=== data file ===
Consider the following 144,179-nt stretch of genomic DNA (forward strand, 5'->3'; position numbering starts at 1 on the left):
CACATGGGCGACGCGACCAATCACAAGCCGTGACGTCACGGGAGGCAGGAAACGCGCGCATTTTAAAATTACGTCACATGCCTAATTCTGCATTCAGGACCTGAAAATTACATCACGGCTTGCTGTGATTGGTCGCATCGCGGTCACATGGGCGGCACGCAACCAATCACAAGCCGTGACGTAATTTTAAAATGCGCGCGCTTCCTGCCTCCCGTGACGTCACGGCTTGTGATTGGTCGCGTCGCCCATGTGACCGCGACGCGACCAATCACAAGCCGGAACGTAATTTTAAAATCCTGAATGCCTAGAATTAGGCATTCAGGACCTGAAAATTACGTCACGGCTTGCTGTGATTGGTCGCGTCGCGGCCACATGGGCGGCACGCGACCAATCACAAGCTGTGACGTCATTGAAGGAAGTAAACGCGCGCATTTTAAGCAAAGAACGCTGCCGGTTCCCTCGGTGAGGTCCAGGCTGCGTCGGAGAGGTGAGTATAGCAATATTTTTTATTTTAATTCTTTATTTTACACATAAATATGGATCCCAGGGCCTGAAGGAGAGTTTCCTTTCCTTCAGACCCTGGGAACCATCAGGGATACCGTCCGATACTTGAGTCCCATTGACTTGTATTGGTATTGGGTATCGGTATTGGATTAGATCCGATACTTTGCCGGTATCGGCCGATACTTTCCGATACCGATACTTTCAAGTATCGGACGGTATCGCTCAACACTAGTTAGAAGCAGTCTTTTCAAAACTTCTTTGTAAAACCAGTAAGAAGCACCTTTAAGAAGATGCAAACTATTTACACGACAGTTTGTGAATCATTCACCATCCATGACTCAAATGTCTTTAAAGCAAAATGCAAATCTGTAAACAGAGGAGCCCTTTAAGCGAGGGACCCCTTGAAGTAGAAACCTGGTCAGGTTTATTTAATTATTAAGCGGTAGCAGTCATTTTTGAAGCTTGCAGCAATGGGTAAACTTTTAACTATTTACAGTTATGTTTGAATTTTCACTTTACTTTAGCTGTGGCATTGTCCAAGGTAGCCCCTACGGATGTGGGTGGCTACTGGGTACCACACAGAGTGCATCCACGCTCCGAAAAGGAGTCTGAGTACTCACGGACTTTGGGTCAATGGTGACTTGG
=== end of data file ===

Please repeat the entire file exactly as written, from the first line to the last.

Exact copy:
Consider the following 144,179-nt stretch of genomic DNA (forward strand, 5'->3'; position numbering starts at 1 on the left):
CACATGGGCGACGCGACCAATCACAAGCCGTGACGTCACGGGAGGCAGGAAACGCGCGCATTTTAAAATTACGTCACATGCCTAATTCTGCATTCAGGACCTGAAAATTACATCACGGCTTGCTGTGATTGGTCGCATCGCGGTCACATGGGCGGCACGCAACCAATCACAAGCCGTGACGTAATTTTAAAATGCGCGCGCTTCCTGCCTCCCGTGACGTCACGGCTTGTGATTGGTCGCGTCGCCCATGTGACCGCGACGCGACCAATCACAAGCCGGAACGTAATTTTAAAATCCTGAATGCCTAGAATTAGGCATTCAGGACCTGAAAATTACGTCACGGCTTGCTGTGATTGGTCGCGTCGCGGCCACATGGGCGGCACGCGACCAATCACAAGCTGTGACGTCATTGAAGGAAGTAAACGCGCGCATTTTAAGCAAAGAACGCTGCCGGTTCCCTCGGTGAGGTCCAGGCTGCGTCGGAGAGGTGAGTATAGCAATATTTTTTATTTTAATTCTTTATTTTACACATAAATATGGATCCCAGGGCCTGAAGGAGAGTTTCCTTTCCTTCAGACCCTGGGAACCATCAGGGATACCGTCCGATACTTGAGTCCCATTGACTTGTATTGGTATTGGGTATCGGTATTGGATTAGATCCGATACTTTGCCGGTATCGGCCGATACTTTCCGATACCGATACTTTCAAGTATCGGACGGTATCGCTCAACACTAGTTAGAAGCAGTCTTTTCAAAACTTCTTTGTAAAACCAGTAAGAAGCACCTTTAAGAAGATGCAAACTATTTACACGACAGTTTGTGAATCATTCACCATCCATGACTCAAATGTCTTTAAAGCAAAATGCAAATCTGTAAACAGAGGAGCCCTTTAAGCGAGGGACCCCTTGAAGTAGAAACCTGGTCAGGTTTATTTAATTATTAAGCGGTAGCAGTCATTTTTGAAGCTTGCAGCAATGGGTAAACTTTTAACTATTTACAGTTATGTTTGAATTTTCACTTTACTTTAGCTGTGGCATTGTCCAAGGTAGCCCCTACGGATGTGGGTGGCTACTGGGTACCACACAGAGTGCATCCACGCTCCGAAAAGGAGTCTGAGTACTCACGGACTTTGGGTCAATGGTGACTTGG